Chiac (also spelled chiak or chiaque) is a specific type of discursive switching between French and English among individuals who are highly bilingual and have Acadian French as their mother tongue but Canadian English as their first or second language.

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  • Article

    Computers and Canadian Society

    Canadians use computers in many aspects of their daily lives. Eighty-four per cent of Canadian families have a computer in the home, and many people rely on these devices for work and education. Nearly everyone under the age of 45 uses a computer every day, including mobile phones that are as capable as a laptop or tablet computer. With the widespread use of networked computers facilitated by the Internet, Canadians can purchase products, do their banking, make reservations, share and consume media, communicate and perform many other tasks online. Advancements in computer technologies such as cloud computing, social media, artificial intelligence and the Internet of Things are having a significant impact on Canadian society. While these and other uses of computers offer many benefits, they also present societal challenges related to Internet connectivity, the digital divide, privacy and crime.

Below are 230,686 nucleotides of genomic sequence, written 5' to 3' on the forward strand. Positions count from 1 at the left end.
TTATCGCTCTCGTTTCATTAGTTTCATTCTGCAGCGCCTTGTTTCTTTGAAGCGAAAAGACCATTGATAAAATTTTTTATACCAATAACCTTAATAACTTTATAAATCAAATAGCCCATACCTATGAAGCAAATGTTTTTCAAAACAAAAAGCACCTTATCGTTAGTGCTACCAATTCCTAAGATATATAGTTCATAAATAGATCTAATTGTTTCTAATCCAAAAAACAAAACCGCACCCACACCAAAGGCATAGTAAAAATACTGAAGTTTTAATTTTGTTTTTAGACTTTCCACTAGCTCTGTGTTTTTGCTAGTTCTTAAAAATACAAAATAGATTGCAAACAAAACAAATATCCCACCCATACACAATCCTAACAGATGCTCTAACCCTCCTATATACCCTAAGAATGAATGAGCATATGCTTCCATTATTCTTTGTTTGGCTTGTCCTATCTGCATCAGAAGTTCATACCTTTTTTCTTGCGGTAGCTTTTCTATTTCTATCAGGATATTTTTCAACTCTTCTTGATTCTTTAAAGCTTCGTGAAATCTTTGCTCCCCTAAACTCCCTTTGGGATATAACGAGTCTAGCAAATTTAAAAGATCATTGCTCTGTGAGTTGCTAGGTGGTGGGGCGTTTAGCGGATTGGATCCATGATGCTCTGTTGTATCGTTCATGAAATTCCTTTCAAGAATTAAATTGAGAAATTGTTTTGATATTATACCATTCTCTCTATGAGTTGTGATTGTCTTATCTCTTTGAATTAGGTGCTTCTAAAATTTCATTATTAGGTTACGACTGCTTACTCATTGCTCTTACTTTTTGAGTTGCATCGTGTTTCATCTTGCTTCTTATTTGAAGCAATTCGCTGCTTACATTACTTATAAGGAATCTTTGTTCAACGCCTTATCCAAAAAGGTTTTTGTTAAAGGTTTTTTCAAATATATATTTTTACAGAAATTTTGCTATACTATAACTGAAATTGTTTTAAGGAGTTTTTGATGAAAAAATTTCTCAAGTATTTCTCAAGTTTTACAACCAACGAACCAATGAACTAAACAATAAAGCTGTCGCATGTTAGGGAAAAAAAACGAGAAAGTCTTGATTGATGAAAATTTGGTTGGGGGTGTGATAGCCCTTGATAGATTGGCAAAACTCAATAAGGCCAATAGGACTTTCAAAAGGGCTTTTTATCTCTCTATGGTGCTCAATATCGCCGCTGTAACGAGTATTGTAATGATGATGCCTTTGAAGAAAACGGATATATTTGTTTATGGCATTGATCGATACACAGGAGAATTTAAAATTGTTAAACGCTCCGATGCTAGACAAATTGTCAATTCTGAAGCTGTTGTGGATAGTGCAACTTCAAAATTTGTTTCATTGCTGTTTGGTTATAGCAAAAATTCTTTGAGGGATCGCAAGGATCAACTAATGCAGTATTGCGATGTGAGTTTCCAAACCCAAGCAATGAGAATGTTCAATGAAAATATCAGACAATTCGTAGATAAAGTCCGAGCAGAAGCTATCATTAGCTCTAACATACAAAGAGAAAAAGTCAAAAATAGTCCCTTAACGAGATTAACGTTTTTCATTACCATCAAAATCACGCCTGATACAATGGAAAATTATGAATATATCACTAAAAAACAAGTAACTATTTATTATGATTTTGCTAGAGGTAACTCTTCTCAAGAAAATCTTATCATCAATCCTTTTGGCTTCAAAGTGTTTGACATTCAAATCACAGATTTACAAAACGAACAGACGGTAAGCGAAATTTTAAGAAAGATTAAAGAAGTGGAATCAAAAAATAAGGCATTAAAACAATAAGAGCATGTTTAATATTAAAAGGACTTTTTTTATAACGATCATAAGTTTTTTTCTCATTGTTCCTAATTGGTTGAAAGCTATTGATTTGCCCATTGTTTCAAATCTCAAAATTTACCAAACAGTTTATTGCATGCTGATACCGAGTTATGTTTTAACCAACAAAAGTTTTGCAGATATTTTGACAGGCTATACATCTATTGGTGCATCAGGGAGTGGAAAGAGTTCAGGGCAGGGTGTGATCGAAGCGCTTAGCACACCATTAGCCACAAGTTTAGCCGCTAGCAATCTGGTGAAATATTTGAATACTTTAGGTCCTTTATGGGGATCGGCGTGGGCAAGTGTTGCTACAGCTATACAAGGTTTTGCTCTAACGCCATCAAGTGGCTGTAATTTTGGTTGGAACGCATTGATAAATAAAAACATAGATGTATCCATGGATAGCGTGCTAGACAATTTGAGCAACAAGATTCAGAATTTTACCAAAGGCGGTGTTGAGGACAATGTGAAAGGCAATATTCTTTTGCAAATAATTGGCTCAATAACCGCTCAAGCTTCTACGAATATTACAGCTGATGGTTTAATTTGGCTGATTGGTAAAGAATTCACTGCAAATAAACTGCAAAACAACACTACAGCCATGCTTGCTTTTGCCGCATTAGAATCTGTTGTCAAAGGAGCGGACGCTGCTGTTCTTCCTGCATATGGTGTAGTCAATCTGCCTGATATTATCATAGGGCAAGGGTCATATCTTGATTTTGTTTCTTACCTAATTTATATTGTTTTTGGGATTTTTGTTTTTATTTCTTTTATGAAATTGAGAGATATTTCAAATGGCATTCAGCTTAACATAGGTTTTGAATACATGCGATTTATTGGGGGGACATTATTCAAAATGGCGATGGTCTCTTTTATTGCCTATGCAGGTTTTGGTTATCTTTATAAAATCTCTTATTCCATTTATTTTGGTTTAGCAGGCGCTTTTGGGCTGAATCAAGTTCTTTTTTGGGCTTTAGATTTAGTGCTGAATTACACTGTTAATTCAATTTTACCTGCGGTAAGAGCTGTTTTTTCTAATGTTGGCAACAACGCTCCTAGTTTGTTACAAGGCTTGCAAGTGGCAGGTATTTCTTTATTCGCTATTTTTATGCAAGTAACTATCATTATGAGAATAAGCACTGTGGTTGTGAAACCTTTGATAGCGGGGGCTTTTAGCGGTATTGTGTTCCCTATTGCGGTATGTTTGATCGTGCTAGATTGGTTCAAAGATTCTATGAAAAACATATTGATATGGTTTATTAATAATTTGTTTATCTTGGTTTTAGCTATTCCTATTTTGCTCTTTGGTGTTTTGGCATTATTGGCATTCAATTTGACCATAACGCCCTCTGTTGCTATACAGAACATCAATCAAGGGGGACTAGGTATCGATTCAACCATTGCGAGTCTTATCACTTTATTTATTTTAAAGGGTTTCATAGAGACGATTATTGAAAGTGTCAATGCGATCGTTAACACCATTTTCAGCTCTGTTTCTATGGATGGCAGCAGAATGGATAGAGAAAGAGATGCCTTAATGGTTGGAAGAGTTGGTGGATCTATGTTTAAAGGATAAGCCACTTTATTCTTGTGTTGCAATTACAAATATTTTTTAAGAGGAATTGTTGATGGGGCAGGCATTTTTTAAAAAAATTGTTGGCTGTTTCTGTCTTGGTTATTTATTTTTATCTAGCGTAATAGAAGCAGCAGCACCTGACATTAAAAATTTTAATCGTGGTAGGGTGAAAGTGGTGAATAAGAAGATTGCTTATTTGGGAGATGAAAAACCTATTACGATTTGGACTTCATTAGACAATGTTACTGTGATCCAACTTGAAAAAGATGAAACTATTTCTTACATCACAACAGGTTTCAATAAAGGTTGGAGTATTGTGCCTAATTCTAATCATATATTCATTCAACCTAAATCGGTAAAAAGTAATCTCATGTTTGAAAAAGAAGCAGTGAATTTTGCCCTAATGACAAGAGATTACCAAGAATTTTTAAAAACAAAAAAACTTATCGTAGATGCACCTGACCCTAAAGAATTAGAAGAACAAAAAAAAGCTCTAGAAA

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  • Article

    Gender in Canada

    This article is an overview of contemporary issues related to gender in Canada. Gender refers to the characteristics associated with women/girls and men/boys. These include norms, behaviours and roles. This article explores change and continuity in gender norms and roles in Canada since 1960. It also addresses current challenges and issues related to gender in Canada. Demographic changes, the women’s liberation movement and the sexual revolution caused and reflected major social changes in gender norms for women and men. While gender roles have become more flexible since the 1960s, the power of older norms and roles continues, as does the belief in a gender binary (the idea that there are only two genders: women and men). Contemporary issues around gender include pay equity; the “boy crisis”; the rights of trans, gender-diverse, non-binary and Two-Spirit persons; and the impact of colonial systems on traditional Indigenous gender roles.